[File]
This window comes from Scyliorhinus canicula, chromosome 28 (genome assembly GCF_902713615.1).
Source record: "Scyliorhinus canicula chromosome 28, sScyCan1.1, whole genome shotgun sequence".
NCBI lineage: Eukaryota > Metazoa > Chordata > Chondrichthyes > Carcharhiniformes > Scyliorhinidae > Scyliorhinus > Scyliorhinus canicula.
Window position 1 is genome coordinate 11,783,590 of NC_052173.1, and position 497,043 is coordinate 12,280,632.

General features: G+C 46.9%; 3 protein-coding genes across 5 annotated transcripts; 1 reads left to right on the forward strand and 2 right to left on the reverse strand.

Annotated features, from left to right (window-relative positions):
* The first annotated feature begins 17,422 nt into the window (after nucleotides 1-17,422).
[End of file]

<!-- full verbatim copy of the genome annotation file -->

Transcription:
This window comes from Scyliorhinus canicula, chromosome 28 (genome assembly GCF_902713615.1).
Source record: "Scyliorhinus canicula chromosome 28, sScyCan1.1, whole genome shotgun sequence".
NCBI lineage: Eukaryota > Metazoa > Chordata > Chondrichthyes > Carcharhiniformes > Scyliorhinidae > Scyliorhinus > Scyliorhinus canicula.
Window position 1 is genome coordinate 11,783,590 of NC_052173.1, and position 497,043 is coordinate 12,280,632.

General features: G+C 46.9%; 3 protein-coding genes across 5 annotated transcripts; 1 reads left to right on the forward strand and 2 right to left on the reverse strand.

Annotated features, from left to right (window-relative positions):
* The first annotated feature begins 17,422 nt into the window (after nucleotides 1-17,422).